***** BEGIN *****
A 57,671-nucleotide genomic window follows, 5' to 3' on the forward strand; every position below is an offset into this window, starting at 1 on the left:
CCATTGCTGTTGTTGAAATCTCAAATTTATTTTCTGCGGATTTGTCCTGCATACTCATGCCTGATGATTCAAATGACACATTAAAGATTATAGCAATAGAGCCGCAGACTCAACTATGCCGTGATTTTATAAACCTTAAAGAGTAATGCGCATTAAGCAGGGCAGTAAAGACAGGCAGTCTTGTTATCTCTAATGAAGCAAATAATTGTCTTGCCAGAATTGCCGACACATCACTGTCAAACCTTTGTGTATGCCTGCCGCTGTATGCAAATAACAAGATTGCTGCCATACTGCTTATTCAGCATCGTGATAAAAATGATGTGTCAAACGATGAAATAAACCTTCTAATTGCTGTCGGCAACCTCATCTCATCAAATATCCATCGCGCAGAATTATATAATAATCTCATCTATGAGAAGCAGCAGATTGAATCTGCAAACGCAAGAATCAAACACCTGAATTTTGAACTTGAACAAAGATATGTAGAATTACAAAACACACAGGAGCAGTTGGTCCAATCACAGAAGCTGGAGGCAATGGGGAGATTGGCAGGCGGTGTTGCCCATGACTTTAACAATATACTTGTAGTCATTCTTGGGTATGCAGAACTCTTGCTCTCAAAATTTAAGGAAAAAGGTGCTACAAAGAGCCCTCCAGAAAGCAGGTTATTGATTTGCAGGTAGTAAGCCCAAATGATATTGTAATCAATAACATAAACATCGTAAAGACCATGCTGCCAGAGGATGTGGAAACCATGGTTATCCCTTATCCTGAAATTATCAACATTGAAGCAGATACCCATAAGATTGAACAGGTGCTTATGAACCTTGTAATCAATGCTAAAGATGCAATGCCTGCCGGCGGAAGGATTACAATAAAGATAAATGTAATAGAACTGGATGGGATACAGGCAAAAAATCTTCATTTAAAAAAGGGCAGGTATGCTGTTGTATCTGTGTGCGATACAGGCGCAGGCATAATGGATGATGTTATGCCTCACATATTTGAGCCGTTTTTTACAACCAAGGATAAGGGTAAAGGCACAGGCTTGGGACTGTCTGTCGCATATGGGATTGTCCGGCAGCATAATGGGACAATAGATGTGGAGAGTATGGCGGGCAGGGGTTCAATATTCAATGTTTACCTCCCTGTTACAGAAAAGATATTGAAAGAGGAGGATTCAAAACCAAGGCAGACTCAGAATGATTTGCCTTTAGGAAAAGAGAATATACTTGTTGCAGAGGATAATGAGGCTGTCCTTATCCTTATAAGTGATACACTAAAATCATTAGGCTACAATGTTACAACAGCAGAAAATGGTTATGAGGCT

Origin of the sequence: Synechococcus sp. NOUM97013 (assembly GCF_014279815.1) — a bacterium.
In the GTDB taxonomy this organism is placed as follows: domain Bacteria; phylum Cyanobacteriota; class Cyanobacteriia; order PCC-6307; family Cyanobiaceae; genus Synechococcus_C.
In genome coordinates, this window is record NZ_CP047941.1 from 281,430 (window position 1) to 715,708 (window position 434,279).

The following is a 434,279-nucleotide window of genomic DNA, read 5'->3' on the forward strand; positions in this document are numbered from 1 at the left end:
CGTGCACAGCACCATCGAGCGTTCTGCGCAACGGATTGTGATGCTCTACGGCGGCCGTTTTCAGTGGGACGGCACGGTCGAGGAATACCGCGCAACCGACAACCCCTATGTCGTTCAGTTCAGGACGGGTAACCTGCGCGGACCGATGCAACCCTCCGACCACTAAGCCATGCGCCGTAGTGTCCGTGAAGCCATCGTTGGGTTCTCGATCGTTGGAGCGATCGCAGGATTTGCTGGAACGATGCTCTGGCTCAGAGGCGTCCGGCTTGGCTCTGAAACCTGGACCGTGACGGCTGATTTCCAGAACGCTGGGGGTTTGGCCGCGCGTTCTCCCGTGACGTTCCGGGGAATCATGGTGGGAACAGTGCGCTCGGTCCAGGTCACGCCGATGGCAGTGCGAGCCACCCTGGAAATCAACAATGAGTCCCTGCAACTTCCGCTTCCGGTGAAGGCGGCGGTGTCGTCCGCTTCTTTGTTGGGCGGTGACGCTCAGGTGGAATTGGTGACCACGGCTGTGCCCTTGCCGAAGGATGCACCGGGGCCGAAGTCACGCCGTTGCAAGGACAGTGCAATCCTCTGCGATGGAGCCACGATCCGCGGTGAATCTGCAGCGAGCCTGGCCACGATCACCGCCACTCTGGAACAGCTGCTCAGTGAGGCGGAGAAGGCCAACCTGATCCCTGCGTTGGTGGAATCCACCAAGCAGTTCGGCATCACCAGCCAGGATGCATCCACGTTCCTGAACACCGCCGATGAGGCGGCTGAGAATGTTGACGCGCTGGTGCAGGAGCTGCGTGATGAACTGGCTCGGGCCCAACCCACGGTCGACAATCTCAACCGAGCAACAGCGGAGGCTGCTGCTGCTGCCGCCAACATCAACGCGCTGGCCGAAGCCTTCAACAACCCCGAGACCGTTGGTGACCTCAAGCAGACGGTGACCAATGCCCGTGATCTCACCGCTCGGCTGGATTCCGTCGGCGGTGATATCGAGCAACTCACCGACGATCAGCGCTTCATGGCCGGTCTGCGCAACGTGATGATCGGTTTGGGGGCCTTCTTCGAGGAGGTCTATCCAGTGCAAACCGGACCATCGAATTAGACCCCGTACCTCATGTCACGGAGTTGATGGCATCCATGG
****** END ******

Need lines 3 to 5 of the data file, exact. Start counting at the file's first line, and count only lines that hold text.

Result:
Origin of the sequence: Synechococcus sp. NOUM97013 (assembly GCF_014279815.1) — a bacterium.
In the GTDB taxonomy this organism is placed as follows: domain Bacteria; phylum Cyanobacteriota; class Cyanobacteriia; order PCC-6307; family Cyanobiaceae; genus Synechococcus_C.
In genome coordinates, this window is record NZ_CP047941.1 from 281,430 (window position 1) to 715,708 (window position 434,279).